Color: Degree to which a diamond is colorless
Diamond Clarity: Presence of inclusions in a diamond
Diamond Carat: Weight of a diamond
Diamond Cut: Angles and proportions of a diamond
(The color used in this diagram is for presentation purposes and is not actual color.) Many experts name color as the number one consideration in choosing a diamond. A diamond's color is graded on an alphabetical scale from D-Z, with D being absolutely colorless and Z being light yellow. Beyond "Z", a diamond is considered to be an exotic or "Fancy" color.
Most diamonds appear colorless but actually have slight tones of yellow or brown. The closer the stone comes to colorless, the more valuable it is. Diamonds are graded on a color scale ranging from D (colorless) to Z (heavily tinted.) Only a highly skilled professional will detect any color in E or F stones, and the color in diamonds rated up to J will be virtually invisible when set in a ring or other jewelry.
Color is only one of the four C's so even when a stone has a visible tint, such as K or above.
Diamonds also come in a wide variety of other colors, including red, blue, green and a bright yellow known as "canary." These are graded as Z+ and are known as "fancy" diamonds. Ones with good color are very rare and can sell for much more per carat than white diamonds.
Since color differences can be so subtle, they are impossible to determine by the untrained eye. To grade a diamond, gemologists often place it on a white background next to another diamond that has been previously graded.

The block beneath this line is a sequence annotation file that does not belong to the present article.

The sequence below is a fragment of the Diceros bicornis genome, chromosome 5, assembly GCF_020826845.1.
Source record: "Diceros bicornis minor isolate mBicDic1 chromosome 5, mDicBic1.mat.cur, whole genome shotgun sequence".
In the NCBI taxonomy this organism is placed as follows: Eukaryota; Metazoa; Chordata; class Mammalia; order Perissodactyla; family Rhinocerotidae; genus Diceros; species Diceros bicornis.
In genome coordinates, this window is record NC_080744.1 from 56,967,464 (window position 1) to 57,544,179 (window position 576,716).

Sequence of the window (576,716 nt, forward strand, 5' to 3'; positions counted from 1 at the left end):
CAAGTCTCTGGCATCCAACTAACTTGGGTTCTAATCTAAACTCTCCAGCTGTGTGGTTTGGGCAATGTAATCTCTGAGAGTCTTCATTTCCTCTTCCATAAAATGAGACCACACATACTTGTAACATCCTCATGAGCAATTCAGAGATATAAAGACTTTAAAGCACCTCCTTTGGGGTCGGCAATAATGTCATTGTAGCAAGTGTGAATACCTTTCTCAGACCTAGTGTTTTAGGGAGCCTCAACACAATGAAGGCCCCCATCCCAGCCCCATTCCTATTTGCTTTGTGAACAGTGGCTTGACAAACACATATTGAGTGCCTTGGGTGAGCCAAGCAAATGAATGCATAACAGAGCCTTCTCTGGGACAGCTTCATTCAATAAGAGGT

If all other factors are equal, the less color in a diamond or the higher color rating, the more valuable a diamond becomes. Likewise, as the amount of color increases, the price of a diamond decreases (though this does not necessarily reduce the beauty of a diamond.)
The clarity of a diamond refers to how clear, or "clean" the diamond is. The more "clean" the diamond, the higher the price. Most diamonds have "imperfections" in them. The clarity scale is a measure of the severity of those imperfections or "inclusions" as it is known in the trade.
For example, a deep break in a diamond which is not that visible when you look at the stone face-up, could sometimes have a greater impact on the clarity of a stone, than a small black crystal which you can see very clearly face-up.
Flawless Diamonds reveal no flaws on the surface or internally are the rarest and most beautiful gems. Internally Flawless Diamonds reveal no inclusions and only insignificant blemishes on the surface under 10 x magnifications.
Very difficult to see inclusions under 10x magnification. These are excellent quality diamonds.
Only looking through a 10X loupe can pinpoint the inclusions in this category and are nearly impossible to see with the naked eye. These are less expensive than the VVS1 or VVS2 grades.
Diamonds with inclusions easily identified under 10x magnification. Finding flaws in this category with the naked eye is difficult. The gems in this category maintain their integrity, depending on the location of the inclusions.
Diamonds with inclusions which may or may not be easily seen by the naked eye. The flaws on the stones in
this category will have some effect on the brilliance of your diamond.
Carat is often confused with size even though it is a measure of weight. The cut of a diamond can make it appear larger or smaller than its actual weight.
One carat is the equivalent of 200 milligrams. One carat can be divided into 100 "points". A .75 carat diamond is the same as 75 points or a 3/4 carat diamond. Since larger diamonds are rarer than smaller diamonds, the value rises exponentially with carat weight.